Commercial Lending Glossary
A glossary of definitions for common terms used in commercial real estate hard money lending & CRE investing.
This payment is due at the end of a "balloon loan," and is a larger payment than the typical payment during amortization of the loan. Typically, balloon loans are associated with relatively short terms during which only part of the loan's principal balance is repaid. The remaining balance, usually at least double the amount of other payments, is left as a final repayment.
The status of an individual or legally recognized entity which is unable to repay its debts to creditors. Although there are many forms of bankruptcy with specific implications, in most cases it is initiated by the debtor and imposed through court order.
Before Tax Income
Also referred to as "gross income," this accounts for the income of a company or individual prior to taxes and other deductions. This income includes an individual's salary or wages earned, investment/asset appreciation, and earnings from any other income sources. The corporate calculation is calculated by measuring revenues minus expenses.
This individual receives any advantage, profit, or benefit from something, and generally refers to someone (or an entity) who is set to receive distributions from a life insurance policy, will, or trust.
This type of loan is used to fund the purchase of more than one piece of real estate. Popular among developers and builders, blanket loans are frequently used to purchase large pieces of land in order to divide them into individual parcels, rather than securing a separate mortgage as each portion of the development is sold. Through a blanket loan, as each portion of the development sells, a portion of the larger, intact mortgage is released.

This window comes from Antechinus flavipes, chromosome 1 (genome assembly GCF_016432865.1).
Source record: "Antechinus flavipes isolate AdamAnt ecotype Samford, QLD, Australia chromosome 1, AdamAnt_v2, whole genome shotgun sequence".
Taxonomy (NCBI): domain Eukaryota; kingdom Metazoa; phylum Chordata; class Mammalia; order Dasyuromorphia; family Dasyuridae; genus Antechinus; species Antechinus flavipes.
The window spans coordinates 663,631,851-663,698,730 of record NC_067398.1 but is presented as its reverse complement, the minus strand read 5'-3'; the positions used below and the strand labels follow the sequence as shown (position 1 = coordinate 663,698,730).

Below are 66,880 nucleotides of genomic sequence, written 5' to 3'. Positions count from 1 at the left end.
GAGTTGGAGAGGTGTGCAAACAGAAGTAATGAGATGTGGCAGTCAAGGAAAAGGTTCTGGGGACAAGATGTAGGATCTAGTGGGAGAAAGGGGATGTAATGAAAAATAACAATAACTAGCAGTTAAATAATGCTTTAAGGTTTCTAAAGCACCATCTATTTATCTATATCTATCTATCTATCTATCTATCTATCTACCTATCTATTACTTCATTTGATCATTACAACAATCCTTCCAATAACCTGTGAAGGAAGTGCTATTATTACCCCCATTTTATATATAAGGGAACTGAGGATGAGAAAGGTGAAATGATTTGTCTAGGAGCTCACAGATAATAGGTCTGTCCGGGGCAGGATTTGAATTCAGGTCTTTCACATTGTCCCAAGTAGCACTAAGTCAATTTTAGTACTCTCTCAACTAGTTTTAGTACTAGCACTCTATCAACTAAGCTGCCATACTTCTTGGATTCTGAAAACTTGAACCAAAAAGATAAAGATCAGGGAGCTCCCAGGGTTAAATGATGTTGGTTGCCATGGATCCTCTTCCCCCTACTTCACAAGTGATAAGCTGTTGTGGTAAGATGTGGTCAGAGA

This type of short-term loan is used until an entity, company, or individual secures permanent financing or removes a debt. By providing immediate cash, it serves to bridge the gap during periods when financing might not otherwise be available. Bridge loans hold short terms of up to one year, carry high interest rates, and are generally backed by real property or inventory as collateral.
Building classifications in most markets refer to Class "A", "B", "C" and sometimes "D" properties. While the rating assigned to any particular building is very subjective, Class "A" properties are typically newer buildings with superior construction and finish in excellent locations with easy access and attractive amenities and command the highest rental rates within their sub-market. As the "Class" of the building decreases (i.e. Class "B", "C" or "D") one component or another such as age, location, or construction of the building becomes less desirable.
A financing technique through which a buyer attempts to secure a lower interest rate for at least the first few years of a mortgage. The seller offers payments to the lending institution, which then lowers the borrower's monthly payment by lowering the monthly interest rate. To compensate for these costs, the home seller increases the purchase price of the property.